My great-great-grandfather was a member of the Utah House as a Democrat from Cache County in 1896. I feel, in a very real way, that legacy of his. I have another ancestor who was the Mayor of Lehi back in the day, who held elected office. But as a woman, I’m able to represent in a way that couldn’t have happened in a different time perhaps. There’s a real familial connection to it. It also just makes me smile every time I’m speaking to a girl scout group or a Young Women’s group and there’s a little girl in the group who sees that they could do this. It is a door opener for people and I love that. I love that I get to represent possibilities for girls and women.

Why do you think we need more women in political office?

It validates the experiences of half our population. When you look around a table and look for people that are noticeably absent, women’s experiences are unique in the way that men’s experiences are unique in the same way that people of color’s experiences are unique. When you include women, whether in the corporate world or the political world or community, your ability to see a complete picture, a whole picture, makes your work and your effectiveness grow by leaps and bounds.

If you could give one piece of political advice to college students, what would it be?

Never lose faith in the process. Never lose hope in the idea or the belief that you can make a difference. And never give up making your voice heard.

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Jayne Edwards

Jayne Edwards is a senior from North Salt Lake, Utah (yeah, it’s a real city. 84054.) She is studying Public Relations, with a minor in Japanese. Jayne plans to go to law school after graduating in April, but stay tuned folks. She loves lists, so here are a couple. Topics Jayne is interested in: education policies, women’s rights (aka human rights), criminal justice reform, gerrymandering. Food Jayne likes to eat: cereal, grilled cheese sandwiches, ramen, quesadillas, ice cream. Things Jayne likes: skiing, watching cougar football, picking sunflowers, singing and dancing, driving with all the windows down, crying when she sees a sweet old person.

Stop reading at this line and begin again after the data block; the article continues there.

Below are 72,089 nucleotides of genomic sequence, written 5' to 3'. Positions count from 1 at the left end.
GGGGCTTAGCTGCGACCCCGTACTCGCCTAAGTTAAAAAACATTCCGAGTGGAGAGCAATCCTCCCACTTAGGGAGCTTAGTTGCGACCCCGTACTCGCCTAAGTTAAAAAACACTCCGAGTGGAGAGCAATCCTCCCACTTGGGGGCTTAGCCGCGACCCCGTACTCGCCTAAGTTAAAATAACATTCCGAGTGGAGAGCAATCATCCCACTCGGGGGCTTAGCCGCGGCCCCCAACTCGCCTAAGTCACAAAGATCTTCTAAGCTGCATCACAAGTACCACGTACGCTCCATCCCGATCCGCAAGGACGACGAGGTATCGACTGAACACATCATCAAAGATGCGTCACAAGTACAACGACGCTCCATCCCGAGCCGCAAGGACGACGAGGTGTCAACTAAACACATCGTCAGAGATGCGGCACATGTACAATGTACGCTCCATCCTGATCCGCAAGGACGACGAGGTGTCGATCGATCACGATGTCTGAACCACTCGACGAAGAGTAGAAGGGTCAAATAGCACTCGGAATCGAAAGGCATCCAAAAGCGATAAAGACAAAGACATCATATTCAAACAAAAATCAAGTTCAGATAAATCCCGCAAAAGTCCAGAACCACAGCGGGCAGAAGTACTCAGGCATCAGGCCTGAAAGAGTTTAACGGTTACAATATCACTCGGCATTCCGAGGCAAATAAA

Jayne Edwards

Jayne Edwards is a senior from North Salt Lake, Utah (yeah, it’s a real city. 84054.) She is studying Public Relations, with a minor in Japanese. Jayne plans to go to law school after graduating in April, but stay tuned folks. She loves lists, so here are a couple. Topics Jayne is interested in: education policies, women’s rights (aka human rights), criminal justice reform, gerrymandering. Food Jayne likes to eat: cereal, grilled cheese sandwiches, ramen, quesadillas, ice cream. Things Jayne likes: skiing, watching cougar football, picking sunflowers, singing and dancing, driving with all the windows down, crying when she sees a sweet old person.

One thought on ““Never lose hope in the idea or the belief that you can make a difference.”

  • March 5, 2019 at 1:51 am
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    Outstanding article involving 2 of my favorites: Becky Edwards and Jayne Edwards. Special thanks from a family of constituents grateful for your 10 years of service and the special connection you have with your neighbors in North Salt Lake. Good luck in Samoa!

    Reply